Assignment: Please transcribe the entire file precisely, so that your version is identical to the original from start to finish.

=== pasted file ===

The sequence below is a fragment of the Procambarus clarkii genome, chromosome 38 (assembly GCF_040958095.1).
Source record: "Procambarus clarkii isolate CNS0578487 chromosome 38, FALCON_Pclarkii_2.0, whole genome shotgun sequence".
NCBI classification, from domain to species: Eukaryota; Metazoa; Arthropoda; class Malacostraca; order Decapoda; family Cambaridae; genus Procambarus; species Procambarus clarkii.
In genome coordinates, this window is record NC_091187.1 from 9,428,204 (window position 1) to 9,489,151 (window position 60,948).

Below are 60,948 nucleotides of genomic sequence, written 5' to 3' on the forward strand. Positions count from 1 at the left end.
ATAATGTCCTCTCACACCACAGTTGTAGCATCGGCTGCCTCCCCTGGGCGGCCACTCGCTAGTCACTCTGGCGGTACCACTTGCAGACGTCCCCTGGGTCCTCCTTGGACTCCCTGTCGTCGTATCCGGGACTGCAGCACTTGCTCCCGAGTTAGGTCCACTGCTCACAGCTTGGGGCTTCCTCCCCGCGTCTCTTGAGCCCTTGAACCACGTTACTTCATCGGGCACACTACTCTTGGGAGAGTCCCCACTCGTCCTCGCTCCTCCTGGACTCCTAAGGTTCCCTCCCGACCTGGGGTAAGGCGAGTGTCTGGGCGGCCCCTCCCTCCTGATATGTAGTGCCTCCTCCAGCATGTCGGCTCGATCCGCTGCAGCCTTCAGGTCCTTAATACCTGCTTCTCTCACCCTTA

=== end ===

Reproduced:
The sequence below is a fragment of the Procambarus clarkii genome, chromosome 38 (assembly GCF_040958095.1).
Source record: "Procambarus clarkii isolate CNS0578487 chromosome 38, FALCON_Pclarkii_2.0, whole genome shotgun sequence".
NCBI classification, from domain to species: Eukaryota; Metazoa; Arthropoda; class Malacostraca; order Decapoda; family Cambaridae; genus Procambarus; species Procambarus clarkii.
In genome coordinates, this window is record NC_091187.1 from 9,428,204 (window position 1) to 9,489,151 (window position 60,948).

Below are 60,948 nucleotides of genomic sequence, written 5' to 3' on the forward strand. Positions count from 1 at the left end.
ATAATGTCCTCTCACACCACAGTTGTAGCATCGGCTGCCTCCCCTGGGCGGCCACTCGCTAGTCACTCTGGCGGTACCACTTGCAGACGTCCCCTGGGTCCTCCTTGGACTCCCTGTCGTCGTATCCGGGACTGCAGCACTTGCTCCCGAGTTAGGTCCACTGCTCACAGCTTGGGGCTTCCTCCCCGCGTCTCTTGAGCCCTTGAACCACGTTACTTCATCGGGCACACTACTCTTGGGAGAGTCCCCACTCGTCCTCGCTCCTCCTGGACTCCTAAGGTTCCCTCCCGACCTGGGGTAAGGCGAGTGTCTGGGCGGCCCCTCCCTCCTGATATGTAGTGCCTCCTCCAGCATGTCGGCTCGATCCGCTGCAGCCTTCAGGTCCTTAATACCTGCTTCTCTCACCCTTA